window.dataLayer = window.dataLayer || []; function gtag(){dataLayer.push(arguments);} gtag('js', new Date()); gtag('config', 'UA-29484371-30');
Sunday , September 22 2019
Mountains 728
Utep Football Generic 728
Amy’s Astronomy
EP ELEC 2019 728×729
Bordertown Undergroun Show 728
STEP 728
Home | Tag Archives: Mayor Dee Margo

Tag Archives: Mayor Dee Margo

El Paso Mayor Dee Margo: Today’s Texas Republican Party looks “Totally Different”

El Paso Mayor Dee Margo, a former Republican state representative, joined The Texas Tribune on Wednesday to talk about key issues facing El Paso and the difference between politics at the state and local level. Here are a few takeaways:

The Republican party in Texas looks “totally different” to him now than it did when he was in the Legislature.

When asked about the state of the Republican Party in Texas, Margo suggested that too many single issues are now driving policy decisions, and that lawmakers are voting based on what their party demands, versus what their constituents need.

Margo described himself as a fiscal conservative who’s more liberal on social policies, adding that he’s “never voted straight ticket in my entire life.” He later said he was never in favor of the “bathroom bill” that would’ve put restrictions on which public bathrooms transgender Texans could use.

Meanwhile, Margo declined to explicitly endorse any candidates running for office — though he said U.S. Rep. Beto O’Rourke, the El Paso Democrat who outraised U.S. Sen. Ted Cruz in the last reporting period in his campaign to unseat him, would do a great job in the U.S. Senate.

Margo suggested that some of Cruz’s “rhetoric” was problematic, and said he has a “real heartburn issue” with anything potentially detrimental to the El Paso community.

El Paso isn’t a sanctuary city, but that doesn’t mean he supports SB 4.

As the sixth-largest city in Texas — and the largest border city in Texas — the immigration debate before the Texas Legislature affects El Paso directly. Margo said if he were still a legislator he wouldn’t have voted for Senate Bill 4, which passed during the last legislative session and allows local law enforcement officers to question the immigration status of people they detain and arrest.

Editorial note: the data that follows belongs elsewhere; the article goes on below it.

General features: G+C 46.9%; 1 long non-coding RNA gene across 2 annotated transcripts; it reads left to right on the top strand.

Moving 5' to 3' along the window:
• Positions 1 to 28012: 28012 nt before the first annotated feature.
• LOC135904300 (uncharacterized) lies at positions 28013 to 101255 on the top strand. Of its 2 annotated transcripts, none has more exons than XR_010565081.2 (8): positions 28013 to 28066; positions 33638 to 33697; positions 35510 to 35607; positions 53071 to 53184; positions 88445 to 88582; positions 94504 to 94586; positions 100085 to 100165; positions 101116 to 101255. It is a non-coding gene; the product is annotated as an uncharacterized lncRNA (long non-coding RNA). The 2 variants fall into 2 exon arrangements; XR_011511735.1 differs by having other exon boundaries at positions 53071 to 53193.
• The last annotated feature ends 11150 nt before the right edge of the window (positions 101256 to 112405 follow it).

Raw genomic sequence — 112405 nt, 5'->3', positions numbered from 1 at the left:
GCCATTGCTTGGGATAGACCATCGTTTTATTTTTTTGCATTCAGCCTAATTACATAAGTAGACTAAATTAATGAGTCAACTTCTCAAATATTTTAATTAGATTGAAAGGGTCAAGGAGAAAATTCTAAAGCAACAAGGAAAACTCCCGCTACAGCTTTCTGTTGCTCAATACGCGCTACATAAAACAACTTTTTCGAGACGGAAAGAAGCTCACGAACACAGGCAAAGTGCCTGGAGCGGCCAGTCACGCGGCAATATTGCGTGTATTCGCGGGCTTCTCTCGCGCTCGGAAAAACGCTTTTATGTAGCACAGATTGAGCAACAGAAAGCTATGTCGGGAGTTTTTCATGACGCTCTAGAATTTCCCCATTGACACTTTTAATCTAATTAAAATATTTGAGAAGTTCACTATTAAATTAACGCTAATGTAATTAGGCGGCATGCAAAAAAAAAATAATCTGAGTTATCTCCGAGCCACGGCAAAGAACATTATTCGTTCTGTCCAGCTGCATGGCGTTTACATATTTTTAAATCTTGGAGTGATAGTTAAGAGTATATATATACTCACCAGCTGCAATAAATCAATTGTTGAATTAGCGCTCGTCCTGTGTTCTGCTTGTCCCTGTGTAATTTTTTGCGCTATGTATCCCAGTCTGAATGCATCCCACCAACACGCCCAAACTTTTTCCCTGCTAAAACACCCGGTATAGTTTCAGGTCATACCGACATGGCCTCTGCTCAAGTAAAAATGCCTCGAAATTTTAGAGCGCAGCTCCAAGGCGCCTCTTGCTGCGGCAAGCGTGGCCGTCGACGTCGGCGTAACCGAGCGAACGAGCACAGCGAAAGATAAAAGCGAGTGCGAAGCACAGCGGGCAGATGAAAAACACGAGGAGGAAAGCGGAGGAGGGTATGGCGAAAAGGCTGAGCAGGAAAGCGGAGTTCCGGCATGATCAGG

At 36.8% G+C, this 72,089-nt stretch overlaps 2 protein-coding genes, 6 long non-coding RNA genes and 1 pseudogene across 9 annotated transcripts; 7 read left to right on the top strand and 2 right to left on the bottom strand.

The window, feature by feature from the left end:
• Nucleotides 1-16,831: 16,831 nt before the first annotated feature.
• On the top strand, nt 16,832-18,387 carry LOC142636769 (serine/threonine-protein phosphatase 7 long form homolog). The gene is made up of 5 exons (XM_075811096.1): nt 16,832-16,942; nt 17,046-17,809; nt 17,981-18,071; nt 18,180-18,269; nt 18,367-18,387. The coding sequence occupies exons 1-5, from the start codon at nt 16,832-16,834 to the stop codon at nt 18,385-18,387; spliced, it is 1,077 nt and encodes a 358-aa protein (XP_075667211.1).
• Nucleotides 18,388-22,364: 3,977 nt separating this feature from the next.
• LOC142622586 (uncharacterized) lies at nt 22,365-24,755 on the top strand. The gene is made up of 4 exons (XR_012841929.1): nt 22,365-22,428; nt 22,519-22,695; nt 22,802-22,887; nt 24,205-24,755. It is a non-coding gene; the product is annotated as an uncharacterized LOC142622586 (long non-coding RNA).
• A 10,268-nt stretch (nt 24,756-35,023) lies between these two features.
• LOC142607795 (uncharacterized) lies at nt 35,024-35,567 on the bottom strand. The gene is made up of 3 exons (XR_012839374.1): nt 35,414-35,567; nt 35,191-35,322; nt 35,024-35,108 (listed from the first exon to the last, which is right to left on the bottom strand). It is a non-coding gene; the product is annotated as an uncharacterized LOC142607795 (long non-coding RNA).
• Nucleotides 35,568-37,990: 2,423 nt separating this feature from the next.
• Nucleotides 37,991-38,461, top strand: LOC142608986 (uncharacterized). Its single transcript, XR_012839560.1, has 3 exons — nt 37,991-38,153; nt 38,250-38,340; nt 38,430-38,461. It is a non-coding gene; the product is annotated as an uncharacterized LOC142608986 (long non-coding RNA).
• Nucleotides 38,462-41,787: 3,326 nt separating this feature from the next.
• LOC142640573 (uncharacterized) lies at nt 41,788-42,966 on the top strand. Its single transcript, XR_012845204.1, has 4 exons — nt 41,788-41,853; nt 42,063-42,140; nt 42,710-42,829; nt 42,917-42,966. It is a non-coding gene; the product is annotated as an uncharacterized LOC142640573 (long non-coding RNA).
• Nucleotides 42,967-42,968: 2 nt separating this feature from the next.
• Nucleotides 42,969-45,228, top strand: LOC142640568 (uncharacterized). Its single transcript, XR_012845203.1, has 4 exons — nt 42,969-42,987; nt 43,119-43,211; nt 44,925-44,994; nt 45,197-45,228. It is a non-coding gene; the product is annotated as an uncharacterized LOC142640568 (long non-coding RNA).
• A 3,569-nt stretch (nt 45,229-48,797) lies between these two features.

Margo described the city of El Paso as a “melting pot” and disagreed with President Trump’s intention to end family migration. He also said he’s not in favor of any expensive border wall.

Despite his disagreements with President Trump’s views on immigration, Margo made it clear that El Paso is no sanctuary city — one where law enforcement doesn’t cooperate with federal immigration laws.

El Paso doesn’t always get a fair shake.

Now that he’s running a city, Margo expressed concern that state legislators in Austin get to call the shots on matters like property taxes — issues that affect El Paso directly — without sufficient input from local politicians.

He also said El Paso doesn’t get the attention and resources it deserves from Austin or Washington. But he added that with an average workforce age of 31, the city is making efforts to position itself for the future.

Those efforts are why El Paso hoped for a shot at becoming the site of Amazon’s coveted second headquarters. Margo said El Paso has “all the attributes that an Amazon would want,” but the city didn’t make the shortlist with two other Texas cities, Austin and Dallas.

Author:  REGINA MACK – The Texas Tribune

Mayor Margo, HACEP Reignite the Blue Flame in Downtown El Paso

The Housing Authority of the City of El Paso (HACEP) alongside El Paso Mayor Dee Margo and other key players, officially reignited The Blue Flame Building in Downtown El Paso as part of an announcement that HACEP will redevelop the high-rise into mixed-use and mixed-income residential living space for the city’s urban core.